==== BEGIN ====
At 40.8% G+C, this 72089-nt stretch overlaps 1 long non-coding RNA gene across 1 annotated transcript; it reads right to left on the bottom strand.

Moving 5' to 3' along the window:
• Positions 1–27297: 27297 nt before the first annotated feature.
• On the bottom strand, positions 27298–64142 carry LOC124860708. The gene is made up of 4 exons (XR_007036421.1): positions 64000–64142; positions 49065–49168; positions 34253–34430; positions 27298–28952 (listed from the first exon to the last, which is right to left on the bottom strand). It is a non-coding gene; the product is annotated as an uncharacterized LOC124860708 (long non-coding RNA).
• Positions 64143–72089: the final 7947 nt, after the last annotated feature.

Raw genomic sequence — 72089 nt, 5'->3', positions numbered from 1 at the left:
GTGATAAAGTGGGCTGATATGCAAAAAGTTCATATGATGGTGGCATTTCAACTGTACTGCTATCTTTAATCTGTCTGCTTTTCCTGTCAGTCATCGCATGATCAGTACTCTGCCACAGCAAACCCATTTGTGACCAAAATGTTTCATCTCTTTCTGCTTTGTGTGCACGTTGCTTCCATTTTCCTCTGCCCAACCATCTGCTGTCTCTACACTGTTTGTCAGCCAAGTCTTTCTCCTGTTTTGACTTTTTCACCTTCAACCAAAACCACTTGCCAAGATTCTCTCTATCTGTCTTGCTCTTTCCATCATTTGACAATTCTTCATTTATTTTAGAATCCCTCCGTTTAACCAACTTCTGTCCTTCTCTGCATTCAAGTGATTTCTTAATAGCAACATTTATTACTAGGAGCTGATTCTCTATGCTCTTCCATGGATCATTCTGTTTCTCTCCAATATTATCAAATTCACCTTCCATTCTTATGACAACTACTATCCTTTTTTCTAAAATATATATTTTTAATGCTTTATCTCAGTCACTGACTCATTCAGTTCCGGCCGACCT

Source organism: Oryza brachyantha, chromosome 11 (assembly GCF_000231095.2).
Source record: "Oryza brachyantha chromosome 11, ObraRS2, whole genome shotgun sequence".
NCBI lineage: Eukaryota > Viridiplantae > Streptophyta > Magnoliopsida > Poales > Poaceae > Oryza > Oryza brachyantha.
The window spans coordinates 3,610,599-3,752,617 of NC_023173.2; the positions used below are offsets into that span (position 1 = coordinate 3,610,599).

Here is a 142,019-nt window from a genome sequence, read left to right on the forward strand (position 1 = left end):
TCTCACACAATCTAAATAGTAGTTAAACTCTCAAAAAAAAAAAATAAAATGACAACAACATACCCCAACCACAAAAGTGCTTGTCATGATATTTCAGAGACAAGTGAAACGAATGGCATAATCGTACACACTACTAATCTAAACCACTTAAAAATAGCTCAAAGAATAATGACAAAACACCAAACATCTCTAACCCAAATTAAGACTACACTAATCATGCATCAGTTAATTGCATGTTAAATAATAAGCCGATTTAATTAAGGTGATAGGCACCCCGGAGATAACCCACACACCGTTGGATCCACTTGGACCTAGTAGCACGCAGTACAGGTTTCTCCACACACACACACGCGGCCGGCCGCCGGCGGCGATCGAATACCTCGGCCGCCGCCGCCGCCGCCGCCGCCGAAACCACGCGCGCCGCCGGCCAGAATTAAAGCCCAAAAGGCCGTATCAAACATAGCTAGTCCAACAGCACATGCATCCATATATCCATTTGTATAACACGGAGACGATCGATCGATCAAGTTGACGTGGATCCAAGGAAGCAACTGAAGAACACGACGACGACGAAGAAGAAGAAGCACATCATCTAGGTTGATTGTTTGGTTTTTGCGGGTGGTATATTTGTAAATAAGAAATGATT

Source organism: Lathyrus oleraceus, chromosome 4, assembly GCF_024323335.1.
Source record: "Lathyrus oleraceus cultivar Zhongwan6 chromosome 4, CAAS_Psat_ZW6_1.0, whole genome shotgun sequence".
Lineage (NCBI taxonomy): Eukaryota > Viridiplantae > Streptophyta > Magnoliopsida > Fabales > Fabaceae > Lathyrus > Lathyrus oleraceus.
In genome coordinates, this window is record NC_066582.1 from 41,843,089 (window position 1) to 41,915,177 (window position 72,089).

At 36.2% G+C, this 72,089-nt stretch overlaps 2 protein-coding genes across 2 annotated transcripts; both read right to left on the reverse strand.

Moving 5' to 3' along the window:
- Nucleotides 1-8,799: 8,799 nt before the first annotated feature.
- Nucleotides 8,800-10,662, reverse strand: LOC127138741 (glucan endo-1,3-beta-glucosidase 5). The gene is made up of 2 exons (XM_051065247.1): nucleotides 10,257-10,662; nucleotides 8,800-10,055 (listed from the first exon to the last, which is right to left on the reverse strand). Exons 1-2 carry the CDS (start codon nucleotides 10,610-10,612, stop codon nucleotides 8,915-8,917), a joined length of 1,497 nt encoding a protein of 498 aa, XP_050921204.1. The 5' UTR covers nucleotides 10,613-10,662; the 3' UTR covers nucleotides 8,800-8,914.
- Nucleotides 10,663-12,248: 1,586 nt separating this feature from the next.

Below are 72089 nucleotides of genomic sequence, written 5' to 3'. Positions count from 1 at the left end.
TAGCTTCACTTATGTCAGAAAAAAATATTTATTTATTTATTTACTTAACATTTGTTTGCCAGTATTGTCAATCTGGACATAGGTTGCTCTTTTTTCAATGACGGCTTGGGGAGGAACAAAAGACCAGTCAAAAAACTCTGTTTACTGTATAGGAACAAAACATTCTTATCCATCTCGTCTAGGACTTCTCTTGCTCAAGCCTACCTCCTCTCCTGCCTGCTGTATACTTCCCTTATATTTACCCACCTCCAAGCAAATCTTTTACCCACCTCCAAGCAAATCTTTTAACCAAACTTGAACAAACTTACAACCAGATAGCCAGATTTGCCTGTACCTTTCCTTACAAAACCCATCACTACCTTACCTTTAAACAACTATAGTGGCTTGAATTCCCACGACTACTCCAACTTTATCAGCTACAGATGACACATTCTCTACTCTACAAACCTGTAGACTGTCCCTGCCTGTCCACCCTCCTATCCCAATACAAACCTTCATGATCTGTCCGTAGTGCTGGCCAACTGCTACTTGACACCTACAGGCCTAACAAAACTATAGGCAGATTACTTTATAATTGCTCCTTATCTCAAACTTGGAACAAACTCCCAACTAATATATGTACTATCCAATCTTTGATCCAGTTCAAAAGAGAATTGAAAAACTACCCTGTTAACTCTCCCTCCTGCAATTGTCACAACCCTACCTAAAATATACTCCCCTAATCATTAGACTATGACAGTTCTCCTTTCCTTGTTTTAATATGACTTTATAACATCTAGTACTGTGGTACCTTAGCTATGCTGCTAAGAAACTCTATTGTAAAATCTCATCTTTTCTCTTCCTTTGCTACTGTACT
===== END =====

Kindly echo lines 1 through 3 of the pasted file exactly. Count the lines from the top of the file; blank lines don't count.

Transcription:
At 40.8% G+C, this 72089-nt stretch overlaps 1 long non-coding RNA gene across 1 annotated transcript; it reads right to left on the bottom strand.

Moving 5' to 3' along the window:
• Positions 1–27297: 27297 nt before the first annotated feature.